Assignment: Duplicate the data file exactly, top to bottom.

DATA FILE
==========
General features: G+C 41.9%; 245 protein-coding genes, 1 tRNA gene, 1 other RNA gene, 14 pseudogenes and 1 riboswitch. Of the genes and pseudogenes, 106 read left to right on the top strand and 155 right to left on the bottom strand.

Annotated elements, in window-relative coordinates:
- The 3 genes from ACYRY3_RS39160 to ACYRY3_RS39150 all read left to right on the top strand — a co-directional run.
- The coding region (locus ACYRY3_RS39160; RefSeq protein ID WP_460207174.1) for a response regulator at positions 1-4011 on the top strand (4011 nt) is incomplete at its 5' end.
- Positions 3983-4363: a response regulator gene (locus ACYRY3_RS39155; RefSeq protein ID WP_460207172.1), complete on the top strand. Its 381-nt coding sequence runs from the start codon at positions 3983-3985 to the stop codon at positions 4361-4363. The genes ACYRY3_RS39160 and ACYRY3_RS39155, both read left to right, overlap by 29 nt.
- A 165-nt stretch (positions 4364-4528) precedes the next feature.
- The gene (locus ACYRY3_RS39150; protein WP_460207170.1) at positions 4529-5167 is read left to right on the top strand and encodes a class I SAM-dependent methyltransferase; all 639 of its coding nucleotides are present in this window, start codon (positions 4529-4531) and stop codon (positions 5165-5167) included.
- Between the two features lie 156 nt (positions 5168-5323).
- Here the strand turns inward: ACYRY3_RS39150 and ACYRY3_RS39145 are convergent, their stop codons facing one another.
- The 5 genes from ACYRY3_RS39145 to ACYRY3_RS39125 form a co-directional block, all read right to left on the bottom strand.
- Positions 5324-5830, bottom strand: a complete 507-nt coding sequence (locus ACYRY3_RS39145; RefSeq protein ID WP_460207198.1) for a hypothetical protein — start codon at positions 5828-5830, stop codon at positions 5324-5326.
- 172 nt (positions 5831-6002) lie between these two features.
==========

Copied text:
General features: G+C 41.9%; 245 protein-coding genes, 1 tRNA gene, 1 other RNA gene, 14 pseudogenes and 1 riboswitch. Of the genes and pseudogenes, 106 read left to right on the top strand and 155 right to left on the bottom strand.

Annotated elements, in window-relative coordinates:
- The 3 genes from ACYRY3_RS39160 to ACYRY3_RS39150 all read left to right on the top strand — a co-directional run.
- The coding region (locus ACYRY3_RS39160; RefSeq protein ID WP_460207174.1) for a response regulator at positions 1-4011 on the top strand (4011 nt) is incomplete at its 5' end.
- Positions 3983-4363: a response regulator gene (locus ACYRY3_RS39155; RefSeq protein ID WP_460207172.1), complete on the top strand. Its 381-nt coding sequence runs from the start codon at positions 3983-3985 to the stop codon at positions 4361-4363. The genes ACYRY3_RS39160 and ACYRY3_RS39155, both read left to right, overlap by 29 nt.
- A 165-nt stretch (positions 4364-4528) precedes the next feature.
- The gene (locus ACYRY3_RS39150; protein WP_460207170.1) at positions 4529-5167 is read left to right on the top strand and encodes a class I SAM-dependent methyltransferase; all 639 of its coding nucleotides are present in this window, start codon (positions 4529-4531) and stop codon (positions 5165-5167) included.
- Between the two features lie 156 nt (positions 5168-5323).
- Here the strand turns inward: ACYRY3_RS39150 and ACYRY3_RS39145 are convergent, their stop codons facing one another.
- The 5 genes from ACYRY3_RS39145 to ACYRY3_RS39125 form a co-directional block, all read right to left on the bottom strand.
- Positions 5324-5830, bottom strand: a complete 507-nt coding sequence (locus ACYRY3_RS39145; RefSeq protein ID WP_460207198.1) for a hypothetical protein — start codon at positions 5828-5830, stop codon at positions 5324-5326.
- 172 nt (positions 5831-6002) lie between these two features.